Tartary or Great
Tartary (Latin: Tataria or
Tataria Magna) was a name used by Europeans from the Middle
Ages until the twentieth century to designate a great tract of
northern and central Asia stretching from the
Sea and the Ural Mountains to the Pacific Ocean inhabited by Turkic
and Mongol peoples of the Mongol Empire who were generically referred to
as "Tartars", i.e. Tatars
incorporated the current areas of Siberia, Turkestan (including East
Turkestan), Greater Mongolia,
Manchuria, and sometimes Tibet.
Geography and history
Tartary was often divided into sections with prefixes denoting the
name of the ruling power or the geographical location. Thus, western Siberia
was Muscovite or Russian
Tartary, eastern Turkestan (later Chinese Xinjiang) and Mongolia were Chinese or
Cathay Tartary, western Turkestan
(later Russian Turkestan) was
known as Independent Tartary, and Manchuria was
Empire expanded eastward and more of Tartary became known
to Europeans, the term fell into disuse.
areas north of the Black
Sea inhabited by Turkic peoples were known as Little Tartary.
The "Komul Desert
of the Tartary" was
mentioned by Immanuel Kant
on the Feeling of the Beautiful and Sublime,"
as a "great
Tartary in fiction
In the novel Ada
by Vladimir Nabokov
is the name of a large country on the fictional planet of Antiterra
. Russia is Tartary's
approximate geographic counterpart on Terra, Antiterra's twin world
apparently identical to "our" Earth, but doubly fictional in the
context of the novel.
According to the Metropolitan Opera's summary of Puccini's final
opera, Turandot, the son of the vanquished king of Tartary, Prince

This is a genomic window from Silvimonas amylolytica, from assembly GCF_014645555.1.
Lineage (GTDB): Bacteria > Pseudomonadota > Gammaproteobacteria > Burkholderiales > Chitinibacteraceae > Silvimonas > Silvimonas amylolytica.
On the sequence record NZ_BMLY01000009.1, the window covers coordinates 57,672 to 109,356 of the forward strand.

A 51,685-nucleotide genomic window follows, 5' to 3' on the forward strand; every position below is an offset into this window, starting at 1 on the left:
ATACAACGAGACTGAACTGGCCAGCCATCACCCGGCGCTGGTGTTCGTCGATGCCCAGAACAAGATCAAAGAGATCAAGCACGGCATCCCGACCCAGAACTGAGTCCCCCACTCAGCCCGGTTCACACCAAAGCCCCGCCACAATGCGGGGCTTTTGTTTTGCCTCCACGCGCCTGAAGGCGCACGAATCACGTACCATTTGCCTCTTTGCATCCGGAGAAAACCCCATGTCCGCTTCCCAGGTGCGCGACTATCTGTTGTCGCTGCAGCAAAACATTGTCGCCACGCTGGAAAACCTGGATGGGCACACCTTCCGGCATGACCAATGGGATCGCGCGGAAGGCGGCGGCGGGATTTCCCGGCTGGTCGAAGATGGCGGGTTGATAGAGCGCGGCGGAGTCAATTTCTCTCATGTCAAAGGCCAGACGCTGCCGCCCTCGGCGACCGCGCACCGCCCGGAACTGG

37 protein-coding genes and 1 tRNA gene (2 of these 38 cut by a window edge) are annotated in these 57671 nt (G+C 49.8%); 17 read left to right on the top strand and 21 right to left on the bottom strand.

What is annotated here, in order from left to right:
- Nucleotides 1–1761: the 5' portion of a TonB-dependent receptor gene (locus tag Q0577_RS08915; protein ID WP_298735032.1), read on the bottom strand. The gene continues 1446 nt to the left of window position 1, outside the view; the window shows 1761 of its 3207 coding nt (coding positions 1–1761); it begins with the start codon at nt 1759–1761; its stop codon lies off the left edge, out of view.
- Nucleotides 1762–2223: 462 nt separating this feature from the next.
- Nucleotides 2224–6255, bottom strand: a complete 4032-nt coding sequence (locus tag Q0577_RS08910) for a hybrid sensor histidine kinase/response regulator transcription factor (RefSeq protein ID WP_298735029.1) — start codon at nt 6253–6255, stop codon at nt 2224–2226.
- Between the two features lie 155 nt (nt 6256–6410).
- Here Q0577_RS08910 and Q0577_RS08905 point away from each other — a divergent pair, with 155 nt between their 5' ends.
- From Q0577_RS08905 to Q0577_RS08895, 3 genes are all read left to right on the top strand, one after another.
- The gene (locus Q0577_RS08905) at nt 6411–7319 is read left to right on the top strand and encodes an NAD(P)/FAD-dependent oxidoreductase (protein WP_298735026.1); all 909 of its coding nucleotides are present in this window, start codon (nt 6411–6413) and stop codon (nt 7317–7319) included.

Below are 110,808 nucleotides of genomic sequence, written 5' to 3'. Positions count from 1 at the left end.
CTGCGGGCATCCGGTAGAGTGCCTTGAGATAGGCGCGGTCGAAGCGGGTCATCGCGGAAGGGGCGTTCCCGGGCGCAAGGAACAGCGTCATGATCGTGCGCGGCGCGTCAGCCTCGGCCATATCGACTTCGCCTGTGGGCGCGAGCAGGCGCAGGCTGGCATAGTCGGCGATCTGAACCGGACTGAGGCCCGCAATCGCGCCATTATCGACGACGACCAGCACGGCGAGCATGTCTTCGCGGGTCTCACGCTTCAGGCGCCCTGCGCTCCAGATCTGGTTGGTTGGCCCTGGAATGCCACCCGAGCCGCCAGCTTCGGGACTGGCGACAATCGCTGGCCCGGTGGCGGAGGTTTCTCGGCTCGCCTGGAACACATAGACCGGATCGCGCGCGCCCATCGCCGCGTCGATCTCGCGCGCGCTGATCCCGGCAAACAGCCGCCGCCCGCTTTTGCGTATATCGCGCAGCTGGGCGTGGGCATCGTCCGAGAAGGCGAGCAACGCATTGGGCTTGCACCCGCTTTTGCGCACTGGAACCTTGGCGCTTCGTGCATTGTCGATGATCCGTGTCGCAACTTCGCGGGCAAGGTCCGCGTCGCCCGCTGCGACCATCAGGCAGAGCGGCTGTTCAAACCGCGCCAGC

Cala'f, is smitten with Turandot's beauty and determines to win her
In Phillip Pullman's His Dark
novels, the European main characters often express
fear of tartars, a term apparently referring to many Asian races,
as the story takes place far from Mongolia.
, by William Shakespeare
, the witches include
Tartars' lips in their potion
In Mary Shelley's Frankenstein
, Dr. Frankenstein pursues
the monster "amidst the wilds of Tartary and Russia, although he
still evaded me, I have ever followed in his track."
In Great Expectations
, Herbert Pocket
describes Estella Havisham
as a Tartar because she
was "hard and haughty and capricious to the last degree, and has
been brought up by Miss Havisham to wreak revenge on all the male
In The Pied Piper of
by Robert Browning
Pied Piper mentions Tartary as one of his credentials in pest
removal to the Mayor of Hamelin. "In Tartary I freed the Cham, Last
June, from his huge swarms of gnats;"
In his short work with E. Hoffmann Price, "Through the Gates of the
Silver Key," H. P. Lovecraft briefly mentions Tartary: "Upon their
cloaked heads there now seemed to rest tall, uncertainly coloured
mitres, strangely suggestive of those on certain nameless figures
chiselled by a forgotten sculptor along the living cliffs of a
high, forbidden mountain in Tartary..."
References and further reading
- Stephen Kotkin. "Defining Territories and Empires: from Mongol
Ulus to Russian Siberia 1200-1800". SRC Winter Symposium:
Socio-Cultural Dimensions of the Changes in the Slavic-Eurasian
World. January 30 - February 1, 1997. Available at:
Peter Fleming: One's Company (1936) and News From Tartary (1936)
later published together as Travels in Tartary.